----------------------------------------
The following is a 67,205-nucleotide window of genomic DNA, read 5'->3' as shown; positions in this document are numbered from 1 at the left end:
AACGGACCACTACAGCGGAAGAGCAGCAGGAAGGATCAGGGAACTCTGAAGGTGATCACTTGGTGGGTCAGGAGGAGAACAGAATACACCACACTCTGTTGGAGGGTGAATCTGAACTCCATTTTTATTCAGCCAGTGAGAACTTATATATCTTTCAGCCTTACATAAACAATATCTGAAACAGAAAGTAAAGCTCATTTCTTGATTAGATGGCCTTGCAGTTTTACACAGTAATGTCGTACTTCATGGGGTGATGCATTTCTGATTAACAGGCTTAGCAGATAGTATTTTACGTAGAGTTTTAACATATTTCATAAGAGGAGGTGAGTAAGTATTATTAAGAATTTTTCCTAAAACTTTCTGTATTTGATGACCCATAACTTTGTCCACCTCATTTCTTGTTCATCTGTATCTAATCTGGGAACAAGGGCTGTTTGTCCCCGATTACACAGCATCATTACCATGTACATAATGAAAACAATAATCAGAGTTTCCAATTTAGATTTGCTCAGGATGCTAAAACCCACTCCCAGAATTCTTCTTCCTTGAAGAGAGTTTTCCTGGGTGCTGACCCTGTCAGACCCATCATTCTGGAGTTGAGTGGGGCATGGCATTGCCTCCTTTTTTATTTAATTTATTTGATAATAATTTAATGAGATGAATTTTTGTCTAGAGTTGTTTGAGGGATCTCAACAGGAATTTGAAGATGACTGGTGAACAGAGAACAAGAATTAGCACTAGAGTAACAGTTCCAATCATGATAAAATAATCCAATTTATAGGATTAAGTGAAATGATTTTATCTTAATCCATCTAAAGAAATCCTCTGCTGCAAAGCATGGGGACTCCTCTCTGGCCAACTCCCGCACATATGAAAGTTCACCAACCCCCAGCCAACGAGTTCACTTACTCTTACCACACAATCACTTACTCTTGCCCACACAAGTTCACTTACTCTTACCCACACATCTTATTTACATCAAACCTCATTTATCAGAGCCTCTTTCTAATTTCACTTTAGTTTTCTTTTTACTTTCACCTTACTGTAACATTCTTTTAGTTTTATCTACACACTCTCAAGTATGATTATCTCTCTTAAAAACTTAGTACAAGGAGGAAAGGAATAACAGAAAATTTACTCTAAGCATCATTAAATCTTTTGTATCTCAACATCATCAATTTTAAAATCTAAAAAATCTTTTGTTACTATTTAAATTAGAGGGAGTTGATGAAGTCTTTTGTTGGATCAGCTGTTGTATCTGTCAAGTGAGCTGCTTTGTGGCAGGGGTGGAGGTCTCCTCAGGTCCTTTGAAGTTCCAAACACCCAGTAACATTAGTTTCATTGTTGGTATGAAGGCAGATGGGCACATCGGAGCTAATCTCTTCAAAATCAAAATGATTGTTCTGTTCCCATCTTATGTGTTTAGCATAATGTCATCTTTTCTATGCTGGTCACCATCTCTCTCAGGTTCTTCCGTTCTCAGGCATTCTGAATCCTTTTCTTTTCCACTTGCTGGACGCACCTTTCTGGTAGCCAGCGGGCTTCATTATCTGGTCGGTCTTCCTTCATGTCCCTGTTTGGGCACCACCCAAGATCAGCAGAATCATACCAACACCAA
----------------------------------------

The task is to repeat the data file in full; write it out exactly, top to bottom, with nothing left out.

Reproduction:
The following is a 67,205-nucleotide window of genomic DNA, read 5'->3' as shown; positions in this document are numbered from 1 at the left end:
AACGGACCACTACAGCGGAAGAGCAGCAGGAAGGATCAGGGAACTCTGAAGGTGATCACTTGGTGGGTCAGGAGGAGAACAGAATACACCACACTCTGTTGGAGGGTGAATCTGAACTCCATTTTTATTCAGCCAGTGAGAACTTATATATCTTTCAGCCTTACATAAACAATATCTGAAACAGAAAGTAAAGCTCATTTCTTGATTAGATGGCCTTGCAGTTTTACACAGTAATGTCGTACTTCATGGGGTGATGCATTTCTGATTAACAGGCTTAGCAGATAGTATTTTACGTAGAGTTTTAACATATTTCATAAGAGGAGGTGAGTAAGTATTATTAAGAATTTTTCCTAAAACTTTCTGTATTTGATGACCCATAACTTTGTCCACCTCATTTCTTGTTCATCTGTATCTAATCTGGGAACAAGGGCTGTTTGTCCCCGATTACACAGCATCATTACCATGTACATAATGAAAACAATAATCAGAGTTTCCAATTTAGATTTGCTCAGGATGCTAAAACCCACTCCCAGAATTCTTCTTCCTTGAAGAGAGTTTTCCTGGGTGCTGACCCTGTCAGACCCATCATTCTGGAGTTGAGTGGGGCATGGCATTGCCTCCTTTTTTATTTAATTTATTTGATAATAATTTAATGAGATGAATTTTTGTCTAGAGTTGTTTGAGGGATCTCAACAGGAATTTGAAGATGACTGGTGAACAGAGAACAAGAATTAGCACTAGAGTAACAGTTCCAATCATGATAAAATAATCCAATTTATAGGATTAAGTGAAATGATTTTATCTTAATCCATCTAAAGAAATCCTCTGCTGCAAAGCATGGGGACTCCTCTCTGGCCAACTCCCGCACATATGAAAGTTCACCAACCCCCAGCCAACGAGTTCACTTACTCTTACCACACAATCACTTACTCTTGCCCACACAAGTTCACTTACTCTTACCCACACATCTTATTTACATCAAACCTCATTTATCAGAGCCTCTTTCTAATTTCACTTTAGTTTTCTTTTTACTTTCACCTTACTGTAACATTCTTTTAGTTTTATCTACACACTCTCAAGTATGATTATCTCTCTTAAAAACTTAGTACAAGGAGGAAAGGAATAACAGAAAATTTACTCTAAGCATCATTAAATCTTTTGTATCTCAACATCATCAATTTTAAAATCTAAAAAATCTTTTGTTACTATTTAAATTAGAGGGAGTTGATGAAGTCTTTTGTTGGATCAGCTGTTGTATCTGTCAAGTGAGCTGCTTTGTGGCAGGGGTGGAGGTCTCCTCAGGTCCTTTGAAGTTCCAAACACCCAGTAACATTAGTTTCATTGTTGGTATGAAGGCAGATGGGCACATCGGAGCTAATCTCTTCAAAATCAAAATGATTGTTCTGTTCCCATCTTATGTGTTTAGCATAATGTCATCTTTTCTATGCTGGTCACCATCTCTCTCAGGTTCTTCCGTTCTCAGGCATTCTGAATCCTTTTCTTTTCCACTTGCTGGACGCACCTTTCTGGTAGCCAGCGGGCTTCATTATCTGGTCGGTCTTCCTTCATGTCCCTGTTTGGGCACCACCCAAGATCAGCAGAATCATACCAACACCAA